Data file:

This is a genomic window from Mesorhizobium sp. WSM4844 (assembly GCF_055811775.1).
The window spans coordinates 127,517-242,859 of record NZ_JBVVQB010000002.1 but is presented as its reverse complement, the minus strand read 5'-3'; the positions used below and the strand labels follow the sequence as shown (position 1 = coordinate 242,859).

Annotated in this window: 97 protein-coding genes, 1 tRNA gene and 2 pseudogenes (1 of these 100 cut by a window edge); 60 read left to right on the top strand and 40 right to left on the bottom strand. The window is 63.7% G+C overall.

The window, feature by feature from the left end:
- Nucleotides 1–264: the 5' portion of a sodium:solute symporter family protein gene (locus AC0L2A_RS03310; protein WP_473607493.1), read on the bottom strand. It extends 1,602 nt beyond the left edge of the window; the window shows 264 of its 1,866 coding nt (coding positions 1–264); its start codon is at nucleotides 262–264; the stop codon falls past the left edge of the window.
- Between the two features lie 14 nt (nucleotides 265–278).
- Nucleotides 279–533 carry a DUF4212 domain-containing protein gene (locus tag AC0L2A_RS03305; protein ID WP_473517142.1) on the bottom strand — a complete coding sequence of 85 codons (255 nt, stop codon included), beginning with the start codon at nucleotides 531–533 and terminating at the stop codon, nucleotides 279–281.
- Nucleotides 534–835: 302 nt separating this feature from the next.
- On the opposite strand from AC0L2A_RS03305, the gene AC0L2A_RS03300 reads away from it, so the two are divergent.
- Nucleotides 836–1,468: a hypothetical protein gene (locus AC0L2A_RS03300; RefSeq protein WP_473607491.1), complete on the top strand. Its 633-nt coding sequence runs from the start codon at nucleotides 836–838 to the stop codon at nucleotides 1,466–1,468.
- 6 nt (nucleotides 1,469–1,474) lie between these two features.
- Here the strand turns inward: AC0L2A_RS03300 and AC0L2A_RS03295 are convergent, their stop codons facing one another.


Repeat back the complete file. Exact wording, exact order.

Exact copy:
This is a genomic window from Mesorhizobium sp. WSM4844 (assembly GCF_055811775.1).
The window spans coordinates 127,517-242,859 of record NZ_JBVVQB010000002.1 but is presented as its reverse complement, the minus strand read 5'-3'; the positions used below and the strand labels follow the sequence as shown (position 1 = coordinate 242,859).

Annotated in this window: 97 protein-coding genes, 1 tRNA gene and 2 pseudogenes (1 of these 100 cut by a window edge); 60 read left to right on the top strand and 40 right to left on the bottom strand. The window is 63.7% G+C overall.

The window, feature by feature from the left end:
- Nucleotides 1–264: the 5' portion of a sodium:solute symporter family protein gene (locus AC0L2A_RS03310; protein WP_473607493.1), read on the bottom strand. It extends 1,602 nt beyond the left edge of the window; the window shows 264 of its 1,866 coding nt (coding positions 1–264); its start codon is at nucleotides 262–264; the stop codon falls past the left edge of the window.
- Between the two features lie 14 nt (nucleotides 265–278).
- Nucleotides 279–533 carry a DUF4212 domain-containing protein gene (locus tag AC0L2A_RS03305; protein ID WP_473517142.1) on the bottom strand — a complete coding sequence of 85 codons (255 nt, stop codon included), beginning with the start codon at nucleotides 531–533 and terminating at the stop codon, nucleotides 279–281.
- Nucleotides 534–835: 302 nt separating this feature from the next.
- On the opposite strand from AC0L2A_RS03305, the gene AC0L2A_RS03300 reads away from it, so the two are divergent.
- Nucleotides 836–1,468: a hypothetical protein gene (locus AC0L2A_RS03300; RefSeq protein WP_473607491.1), complete on the top strand. Its 633-nt coding sequence runs from the start codon at nucleotides 836–838 to the stop codon at nucleotides 1,466–1,468.
- 6 nt (nucleotides 1,469–1,474) lie between these two features.
- Here the strand turns inward: AC0L2A_RS03300 and AC0L2A_RS03295 are convergent, their stop codons facing one another.